The Key to Managerial Success? Here It Is – in One, Bite-Sized Nugget

By Devora Zack

Life isn’t neat and tidy. Neither, therefore, is managing.

Sometimes we bang our heads against the wall; sometimes we need the visceral sting. Other times, we can face the facts calmly.

We all carry baggage, harbor distinguishing quirks, and maintain astonishingly diverse responses to the world at large. These facts of life display no observable intention of ever going away, so we may as well learn how to understand and amicably appreciate the people we manage, near and far, formally and informally. As this occurs, our work as managers becomes much easier… even (gasp!) enjoyable.

The key to managerial success

How is such a tremendous feat accomplished? Do you need nerves of steel, superhuman patience, and the ability to leap buildings in a single bound? And don’t you already have enough swirling around in your busy, busy brain? No sweat. Well, perhaps a few tiny droplets of perspiration, easily wiped away.

Your success  — and fulfillment — as a manager is neatly encased in one bite-sized nugget:

Be who you are, just flex your style to manage others.

What a mysterious statement. Let’s dissect, shall we?

Be who you are

D’oh! Who else would you be? A fine question.

This book guides you to carve out a distinctive brand of management from your natural strengths. No one size fits all sold in this book.

Just flex your style to manage others

What does this sweet little, unassuming phrase mean? Why must we follow its mandate? And how? Take a number and find a seat.

Flexing your style means being versatile in how you lead, communicate, and motivate. A tough approach propels one employee; mild-mannered encouragement inspires another. Being flexible requires proficiency in a range of techniques, to draw upon as needed.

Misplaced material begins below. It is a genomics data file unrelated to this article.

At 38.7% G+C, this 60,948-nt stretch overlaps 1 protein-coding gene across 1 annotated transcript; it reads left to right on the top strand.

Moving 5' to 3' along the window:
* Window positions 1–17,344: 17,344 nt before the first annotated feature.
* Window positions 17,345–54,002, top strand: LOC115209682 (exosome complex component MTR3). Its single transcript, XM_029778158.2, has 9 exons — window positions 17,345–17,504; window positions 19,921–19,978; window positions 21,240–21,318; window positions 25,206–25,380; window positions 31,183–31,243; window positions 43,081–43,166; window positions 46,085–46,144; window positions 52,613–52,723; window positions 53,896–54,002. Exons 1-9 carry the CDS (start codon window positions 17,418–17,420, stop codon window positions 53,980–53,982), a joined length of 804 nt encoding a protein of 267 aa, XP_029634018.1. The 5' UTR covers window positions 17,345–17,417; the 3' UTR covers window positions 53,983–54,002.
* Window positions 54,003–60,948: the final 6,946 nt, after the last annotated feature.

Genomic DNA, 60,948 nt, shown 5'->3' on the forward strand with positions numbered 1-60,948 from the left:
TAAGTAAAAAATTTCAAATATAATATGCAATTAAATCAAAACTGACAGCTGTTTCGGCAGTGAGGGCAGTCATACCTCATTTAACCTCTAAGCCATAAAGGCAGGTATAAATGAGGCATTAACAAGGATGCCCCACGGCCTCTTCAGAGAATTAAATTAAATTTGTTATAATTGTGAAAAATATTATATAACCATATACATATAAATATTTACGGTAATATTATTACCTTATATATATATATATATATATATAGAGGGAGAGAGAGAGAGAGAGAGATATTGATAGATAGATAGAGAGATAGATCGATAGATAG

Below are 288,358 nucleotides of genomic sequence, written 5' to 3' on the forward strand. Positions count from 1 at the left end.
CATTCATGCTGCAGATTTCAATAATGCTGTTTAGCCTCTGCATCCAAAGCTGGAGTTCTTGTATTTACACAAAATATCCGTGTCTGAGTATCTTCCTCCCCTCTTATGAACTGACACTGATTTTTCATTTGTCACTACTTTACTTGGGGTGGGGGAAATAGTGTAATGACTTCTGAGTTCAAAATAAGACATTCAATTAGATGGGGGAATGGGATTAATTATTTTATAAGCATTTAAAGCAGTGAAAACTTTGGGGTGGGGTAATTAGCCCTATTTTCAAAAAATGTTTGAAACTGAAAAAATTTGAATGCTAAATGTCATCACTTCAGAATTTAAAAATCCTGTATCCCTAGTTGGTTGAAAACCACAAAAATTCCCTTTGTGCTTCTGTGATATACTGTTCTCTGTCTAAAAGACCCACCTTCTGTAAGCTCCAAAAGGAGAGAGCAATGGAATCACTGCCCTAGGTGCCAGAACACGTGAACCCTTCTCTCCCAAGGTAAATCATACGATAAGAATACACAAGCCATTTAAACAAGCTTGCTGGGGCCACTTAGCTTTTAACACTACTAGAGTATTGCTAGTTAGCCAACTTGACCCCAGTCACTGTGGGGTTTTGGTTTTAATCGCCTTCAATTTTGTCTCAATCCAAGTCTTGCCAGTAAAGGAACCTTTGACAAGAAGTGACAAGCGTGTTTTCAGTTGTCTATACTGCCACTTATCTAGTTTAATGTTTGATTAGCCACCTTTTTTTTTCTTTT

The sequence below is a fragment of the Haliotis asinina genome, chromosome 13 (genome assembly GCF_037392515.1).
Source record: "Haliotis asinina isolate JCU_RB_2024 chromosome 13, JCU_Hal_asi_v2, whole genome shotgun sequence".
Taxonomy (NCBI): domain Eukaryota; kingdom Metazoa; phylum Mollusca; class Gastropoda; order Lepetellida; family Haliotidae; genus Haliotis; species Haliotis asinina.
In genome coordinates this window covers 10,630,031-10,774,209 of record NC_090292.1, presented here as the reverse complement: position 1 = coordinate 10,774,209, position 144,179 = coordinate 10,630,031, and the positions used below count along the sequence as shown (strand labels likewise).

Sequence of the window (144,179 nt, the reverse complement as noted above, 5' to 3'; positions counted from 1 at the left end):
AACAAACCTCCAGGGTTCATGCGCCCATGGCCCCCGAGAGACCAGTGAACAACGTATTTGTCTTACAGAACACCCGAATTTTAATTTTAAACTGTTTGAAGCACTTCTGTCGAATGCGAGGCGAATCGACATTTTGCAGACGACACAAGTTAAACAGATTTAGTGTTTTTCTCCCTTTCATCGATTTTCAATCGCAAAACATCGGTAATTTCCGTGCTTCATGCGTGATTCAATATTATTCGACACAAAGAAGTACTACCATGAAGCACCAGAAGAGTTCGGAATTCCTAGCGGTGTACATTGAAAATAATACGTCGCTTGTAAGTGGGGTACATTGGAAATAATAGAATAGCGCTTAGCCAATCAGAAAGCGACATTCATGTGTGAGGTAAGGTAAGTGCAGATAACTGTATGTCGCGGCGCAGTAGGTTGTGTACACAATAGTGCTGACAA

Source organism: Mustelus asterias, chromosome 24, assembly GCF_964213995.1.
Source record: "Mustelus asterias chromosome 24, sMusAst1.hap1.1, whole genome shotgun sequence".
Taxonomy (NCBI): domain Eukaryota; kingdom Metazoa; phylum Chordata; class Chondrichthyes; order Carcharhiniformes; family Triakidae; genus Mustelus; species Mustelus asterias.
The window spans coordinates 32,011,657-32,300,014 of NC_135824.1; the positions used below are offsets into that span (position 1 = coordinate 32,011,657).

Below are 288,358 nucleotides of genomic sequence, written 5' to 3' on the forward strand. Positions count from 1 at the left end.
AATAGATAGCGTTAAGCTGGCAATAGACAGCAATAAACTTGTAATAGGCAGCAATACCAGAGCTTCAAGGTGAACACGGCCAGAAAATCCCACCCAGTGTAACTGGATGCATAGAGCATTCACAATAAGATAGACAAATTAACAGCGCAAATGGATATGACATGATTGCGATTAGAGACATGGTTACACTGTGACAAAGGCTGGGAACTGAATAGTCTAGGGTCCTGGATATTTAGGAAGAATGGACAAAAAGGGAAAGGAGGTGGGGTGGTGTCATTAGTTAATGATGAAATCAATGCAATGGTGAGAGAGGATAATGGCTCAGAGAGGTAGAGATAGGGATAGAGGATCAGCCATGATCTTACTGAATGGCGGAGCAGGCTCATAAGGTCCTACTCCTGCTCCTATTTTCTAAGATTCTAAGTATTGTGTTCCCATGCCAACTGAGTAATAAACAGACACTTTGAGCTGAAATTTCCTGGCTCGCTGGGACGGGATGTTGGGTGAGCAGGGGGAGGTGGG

This does not require disregarding your own temperament.

It means maximizing rapport with others while maintaining your core of integrity.

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Flexing your style does not mean holding people to varying standards — accountability remains consistent across the board. All that changes is how you manage and motivate different personality styles.

2 skills you need to have

Implementing this high-level concept requires two challenging skills: the aptitude to assess others’ temperaments and the ability to modify your communication style on the fly.

Plenty of us jump to conclusions on a regular basis. If only we could accumulate frequent flyer mileage, then we’d really be going places. Examples include jumping to the conclusion that others have the same perspective as we do or that only our opinion could possibly make sense.

Keep in mind that people are often speaking different languages, figuratively, even when the words sound strikingly similar.

What’s a modern manager to do?

It’s pretty simple: just pay attention

The best response is to Pay Attention. We are bombarded daily with a veritable tsunami of information about how people process the world and what motivates them.

What do average-to-middling managers do with this valuable information? Breeze right on by, without so much as a backward glance. Like receiving a gift and tossing it right back at the giver. They are apparently far too busy, preoccupied, or important to match their management style to the personalities on their team.

The result? They are ineffective and frustrated.

That is so not you.

Reprinted from the book Managing for People Who Hate Managingby Devora Zack, with permission from Berrett Koehler Publishers 2012

Devora Zack, the CEO of Only-Connect Consulting, Inc., is an expert speaker, strategy consultant, author, and executive coach. She has served as a visiting faculty member of Cornell University’s Johnson Graduate School of Management’s Leadership Skills Program for 15 years, teaching MBA students from across the world. A certified practitioner in the Myers-Briggs Type Indicator and Neuro-Linguistic Programming, Ms. Zack has also worked as an investigative reporter, emergency counselor, actress, and disc jockey in the U.S. and Italy. Contact her at


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